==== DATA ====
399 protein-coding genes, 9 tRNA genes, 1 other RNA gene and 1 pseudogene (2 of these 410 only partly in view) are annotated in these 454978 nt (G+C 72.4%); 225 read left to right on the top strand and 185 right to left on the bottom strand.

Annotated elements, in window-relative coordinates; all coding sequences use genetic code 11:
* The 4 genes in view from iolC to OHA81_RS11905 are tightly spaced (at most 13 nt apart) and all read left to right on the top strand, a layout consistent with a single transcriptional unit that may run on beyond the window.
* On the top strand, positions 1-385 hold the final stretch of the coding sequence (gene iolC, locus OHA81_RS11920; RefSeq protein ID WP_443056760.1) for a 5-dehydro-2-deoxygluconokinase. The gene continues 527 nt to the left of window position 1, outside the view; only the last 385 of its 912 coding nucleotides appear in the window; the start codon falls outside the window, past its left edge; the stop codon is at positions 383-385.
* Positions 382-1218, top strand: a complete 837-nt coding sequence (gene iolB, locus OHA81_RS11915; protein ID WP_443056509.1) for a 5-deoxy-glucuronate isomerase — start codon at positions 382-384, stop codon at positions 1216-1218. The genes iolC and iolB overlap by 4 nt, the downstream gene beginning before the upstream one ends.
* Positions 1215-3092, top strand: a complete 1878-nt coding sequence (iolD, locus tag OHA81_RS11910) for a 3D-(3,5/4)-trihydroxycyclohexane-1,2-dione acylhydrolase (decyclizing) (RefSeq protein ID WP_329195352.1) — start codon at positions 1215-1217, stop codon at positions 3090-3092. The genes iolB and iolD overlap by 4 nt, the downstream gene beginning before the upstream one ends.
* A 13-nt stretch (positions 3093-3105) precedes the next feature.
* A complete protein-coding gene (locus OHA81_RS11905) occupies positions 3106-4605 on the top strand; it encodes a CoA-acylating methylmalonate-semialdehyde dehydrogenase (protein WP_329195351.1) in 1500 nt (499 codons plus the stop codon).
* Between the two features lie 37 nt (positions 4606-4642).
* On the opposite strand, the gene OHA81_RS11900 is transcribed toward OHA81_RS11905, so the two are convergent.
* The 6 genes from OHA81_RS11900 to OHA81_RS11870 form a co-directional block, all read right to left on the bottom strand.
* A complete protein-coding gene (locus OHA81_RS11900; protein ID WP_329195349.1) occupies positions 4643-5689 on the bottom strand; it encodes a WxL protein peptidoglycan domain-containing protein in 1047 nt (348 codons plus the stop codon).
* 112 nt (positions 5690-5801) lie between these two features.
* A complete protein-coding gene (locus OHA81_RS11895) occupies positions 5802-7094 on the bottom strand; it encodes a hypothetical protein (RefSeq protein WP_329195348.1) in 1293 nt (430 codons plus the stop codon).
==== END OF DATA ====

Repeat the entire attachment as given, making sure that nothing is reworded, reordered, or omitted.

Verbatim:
399 protein-coding genes, 9 tRNA genes, 1 other RNA gene and 1 pseudogene (2 of these 410 only partly in view) are annotated in these 454978 nt (G+C 72.4%); 225 read left to right on the top strand and 185 right to left on the bottom strand.

Annotated elements, in window-relative coordinates; all coding sequences use genetic code 11:
* The 4 genes in view from iolC to OHA81_RS11905 are tightly spaced (at most 13 nt apart) and all read left to right on the top strand, a layout consistent with a single transcriptional unit that may run on beyond the window.
* On the top strand, positions 1-385 hold the final stretch of the coding sequence (gene iolC, locus OHA81_RS11920; RefSeq protein ID WP_443056760.1) for a 5-dehydro-2-deoxygluconokinase. The gene continues 527 nt to the left of window position 1, outside the view; only the last 385 of its 912 coding nucleotides appear in the window; the start codon falls outside the window, past its left edge; the stop codon is at positions 383-385.
* Positions 382-1218, top strand: a complete 837-nt coding sequence (gene iolB, locus OHA81_RS11915; protein ID WP_443056509.1) for a 5-deoxy-glucuronate isomerase — start codon at positions 382-384, stop codon at positions 1216-1218. The genes iolC and iolB overlap by 4 nt, the downstream gene beginning before the upstream one ends.
* Positions 1215-3092, top strand: a complete 1878-nt coding sequence (iolD, locus tag OHA81_RS11910) for a 3D-(3,5/4)-trihydroxycyclohexane-1,2-dione acylhydrolase (decyclizing) (RefSeq protein ID WP_329195352.1) — start codon at positions 1215-1217, stop codon at positions 3090-3092. The genes iolB and iolD overlap by 4 nt, the downstream gene beginning before the upstream one ends.
* A 13-nt stretch (positions 3093-3105) precedes the next feature.
* A complete protein-coding gene (locus OHA81_RS11905) occupies positions 3106-4605 on the top strand; it encodes a CoA-acylating methylmalonate-semialdehyde dehydrogenase (protein WP_329195351.1) in 1500 nt (499 codons plus the stop codon).
* Between the two features lie 37 nt (positions 4606-4642).
* On the opposite strand, the gene OHA81_RS11900 is transcribed toward OHA81_RS11905, so the two are convergent.
* The 6 genes from OHA81_RS11900 to OHA81_RS11870 form a co-directional block, all read right to left on the bottom strand.
* A complete protein-coding gene (locus OHA81_RS11900; protein ID WP_329195349.1) occupies positions 4643-5689 on the bottom strand; it encodes a WxL protein peptidoglycan domain-containing protein in 1047 nt (348 codons plus the stop codon).
* 112 nt (positions 5690-5801) lie between these two features.
* A complete protein-coding gene (locus OHA81_RS11895) occupies positions 5802-7094 on the bottom strand; it encodes a hypothetical protein (RefSeq protein WP_329195348.1) in 1293 nt (430 codons plus the stop codon).